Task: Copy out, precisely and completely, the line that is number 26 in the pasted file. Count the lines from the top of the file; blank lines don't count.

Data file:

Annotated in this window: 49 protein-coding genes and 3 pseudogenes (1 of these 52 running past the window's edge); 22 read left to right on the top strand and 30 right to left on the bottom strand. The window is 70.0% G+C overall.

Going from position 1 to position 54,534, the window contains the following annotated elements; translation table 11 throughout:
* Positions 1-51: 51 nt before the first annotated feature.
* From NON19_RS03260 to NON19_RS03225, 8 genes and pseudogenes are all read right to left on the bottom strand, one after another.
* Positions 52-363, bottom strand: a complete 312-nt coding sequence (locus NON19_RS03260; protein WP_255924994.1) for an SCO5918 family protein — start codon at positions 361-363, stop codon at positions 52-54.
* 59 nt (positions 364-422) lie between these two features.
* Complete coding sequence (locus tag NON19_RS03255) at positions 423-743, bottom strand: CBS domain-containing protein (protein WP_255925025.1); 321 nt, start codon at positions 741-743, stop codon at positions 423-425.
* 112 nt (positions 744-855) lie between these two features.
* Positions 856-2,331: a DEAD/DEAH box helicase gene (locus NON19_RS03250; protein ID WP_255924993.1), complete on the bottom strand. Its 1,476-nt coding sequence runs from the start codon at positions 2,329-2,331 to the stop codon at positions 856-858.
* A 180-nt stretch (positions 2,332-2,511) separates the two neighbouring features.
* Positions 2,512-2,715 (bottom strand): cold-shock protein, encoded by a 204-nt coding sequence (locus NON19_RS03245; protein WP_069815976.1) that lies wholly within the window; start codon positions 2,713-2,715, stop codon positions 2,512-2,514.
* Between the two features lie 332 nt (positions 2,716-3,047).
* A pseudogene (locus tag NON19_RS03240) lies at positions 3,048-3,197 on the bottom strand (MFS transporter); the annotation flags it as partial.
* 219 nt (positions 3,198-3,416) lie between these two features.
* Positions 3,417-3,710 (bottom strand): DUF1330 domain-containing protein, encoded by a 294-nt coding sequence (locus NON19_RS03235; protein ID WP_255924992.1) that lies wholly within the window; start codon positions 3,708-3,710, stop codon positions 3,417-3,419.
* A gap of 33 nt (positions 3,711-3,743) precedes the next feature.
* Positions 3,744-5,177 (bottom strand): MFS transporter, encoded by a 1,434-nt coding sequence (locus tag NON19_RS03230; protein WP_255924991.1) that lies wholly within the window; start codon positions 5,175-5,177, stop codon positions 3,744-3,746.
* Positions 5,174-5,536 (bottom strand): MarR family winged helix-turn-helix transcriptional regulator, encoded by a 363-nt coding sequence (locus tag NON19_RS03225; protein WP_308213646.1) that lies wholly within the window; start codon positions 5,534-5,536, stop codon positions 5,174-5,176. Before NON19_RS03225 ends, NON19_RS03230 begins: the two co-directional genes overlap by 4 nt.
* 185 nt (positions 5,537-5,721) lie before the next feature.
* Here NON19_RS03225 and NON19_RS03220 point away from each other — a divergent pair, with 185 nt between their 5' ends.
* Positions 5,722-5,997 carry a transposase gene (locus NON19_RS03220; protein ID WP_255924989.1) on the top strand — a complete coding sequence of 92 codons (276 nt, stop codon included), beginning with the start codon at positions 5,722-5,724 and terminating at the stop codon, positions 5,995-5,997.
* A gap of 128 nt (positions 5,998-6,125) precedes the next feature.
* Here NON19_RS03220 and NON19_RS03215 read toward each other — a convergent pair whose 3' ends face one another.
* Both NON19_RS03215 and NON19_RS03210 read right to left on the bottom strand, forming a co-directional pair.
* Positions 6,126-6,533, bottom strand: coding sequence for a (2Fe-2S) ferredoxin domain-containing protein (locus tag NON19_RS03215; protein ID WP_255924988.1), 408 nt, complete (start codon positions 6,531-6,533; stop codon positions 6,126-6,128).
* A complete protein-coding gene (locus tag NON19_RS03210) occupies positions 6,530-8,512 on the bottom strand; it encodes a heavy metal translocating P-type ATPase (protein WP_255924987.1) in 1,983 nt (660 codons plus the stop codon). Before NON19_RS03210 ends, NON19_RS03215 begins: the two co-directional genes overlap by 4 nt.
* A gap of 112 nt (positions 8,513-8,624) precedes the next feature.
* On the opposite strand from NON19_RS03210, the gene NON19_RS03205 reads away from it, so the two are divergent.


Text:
* A complete protein-coding gene (locus tag NON19_RS03210) occupies positions 6,530-8,512 on the bottom strand; it encodes a heavy metal translocating P-type ATPase (protein WP_255924987.1) in 1,983 nt (660 codons plus the stop codon). Before NON19_RS03210 ends, NON19_RS03215 begins: the two co-directional genes overlap by 4 nt.